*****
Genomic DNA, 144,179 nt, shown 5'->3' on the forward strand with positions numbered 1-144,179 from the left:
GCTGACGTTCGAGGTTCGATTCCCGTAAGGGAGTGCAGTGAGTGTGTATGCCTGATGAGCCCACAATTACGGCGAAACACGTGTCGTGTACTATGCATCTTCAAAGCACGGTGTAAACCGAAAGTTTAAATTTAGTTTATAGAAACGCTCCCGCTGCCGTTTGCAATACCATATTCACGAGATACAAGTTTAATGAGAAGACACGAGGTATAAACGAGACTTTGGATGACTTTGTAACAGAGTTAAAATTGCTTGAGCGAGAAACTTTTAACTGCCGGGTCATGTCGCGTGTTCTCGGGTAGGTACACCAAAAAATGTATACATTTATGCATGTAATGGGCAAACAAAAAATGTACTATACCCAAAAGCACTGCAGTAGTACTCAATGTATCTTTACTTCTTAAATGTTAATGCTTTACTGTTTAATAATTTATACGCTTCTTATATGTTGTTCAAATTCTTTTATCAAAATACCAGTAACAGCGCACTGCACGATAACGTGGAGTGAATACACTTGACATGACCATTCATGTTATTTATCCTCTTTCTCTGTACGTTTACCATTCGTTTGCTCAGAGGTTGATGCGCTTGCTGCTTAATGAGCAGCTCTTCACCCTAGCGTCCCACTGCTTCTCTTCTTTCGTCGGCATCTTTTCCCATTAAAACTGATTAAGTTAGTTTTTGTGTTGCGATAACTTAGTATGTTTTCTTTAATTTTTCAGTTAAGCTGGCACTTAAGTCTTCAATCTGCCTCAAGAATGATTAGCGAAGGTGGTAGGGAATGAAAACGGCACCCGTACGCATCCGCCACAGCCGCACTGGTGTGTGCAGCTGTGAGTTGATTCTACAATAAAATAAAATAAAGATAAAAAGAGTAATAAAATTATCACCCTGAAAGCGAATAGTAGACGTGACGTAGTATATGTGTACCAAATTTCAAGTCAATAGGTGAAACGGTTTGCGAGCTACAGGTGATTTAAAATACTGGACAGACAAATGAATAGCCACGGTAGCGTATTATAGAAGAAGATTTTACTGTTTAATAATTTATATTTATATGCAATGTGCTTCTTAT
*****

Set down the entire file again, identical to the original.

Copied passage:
Genomic DNA, 144,179 nt, shown 5'->3' on the forward strand with positions numbered 1-144,179 from the left:
GCTGACGTTCGAGGTTCGATTCCCGTAAGGGAGTGCAGTGAGTGTGTATGCCTGATGAGCCCACAATTACGGCGAAACACGTGTCGTGTACTATGCATCTTCAAAGCACGGTGTAAACCGAAAGTTTAAATTTAGTTTATAGAAACGCTCCCGCTGCCGTTTGCAATACCATATTCACGAGATACAAGTTTAATGAGAAGACACGAGGTATAAACGAGACTTTGGATGACTTTGTAACAGAGTTAAAATTGCTTGAGCGAGAAACTTTTAACTGCCGGGTCATGTCGCGTGTTCTCGGGTAGGTACACCAAAAAATGTATACATTTATGCATGTAATGGGCAAACAAAAAATGTACTATACCCAAAAGCACTGCAGTAGTACTCAATGTATCTTTACTTCTTAAATGTTAATGCTTTACTGTTTAATAATTTATACGCTTCTTATATGTTGTTCAAATTCTTTTATCAAAATACCAGTAACAGCGCACTGCACGATAACGTGGAGTGAATACACTTGACATGACCATTCATGTTATTTATCCTCTTTCTCTGTACGTTTACCATTCGTTTGCTCAGAGGTTGATGCGCTTGCTGCTTAATGAGCAGCTCTTCACCCTAGCGTCCCACTGCTTCTCTTCTTTCGTCGGCATCTTTTCCCATTAAAACTGATTAAGTTAGTTTTTGTGTTGCGATAACTTAGTATGTTTTCTTTAATTTTTCAGTTAAGCTGGCACTTAAGTCTTCAATCTGCCTCAAGAATGATTAGCGAAGGTGGTAGGGAATGAAAACGGCACCCGTACGCATCCGCCACAGCCGCACTGGTGTGTGCAGCTGTGAGTTGATTCTACAATAAAATAAAATAAAGATAAAAAGAGTAATAAAATTATCACCCTGAAAGCGAATAGTAGACGTGACGTAGTATATGTGTACCAAATTTCAAGTCAATAGGTGAAACGGTTTGCGAGCTACAGGTGATTTAAAATACTGGACAGACAAATGAATAGCCACGGTAGCGTATTATAGAAGAAGATTTTACTGTTTAATAATTTATATTTATATGCAATGTGCTTCTTAT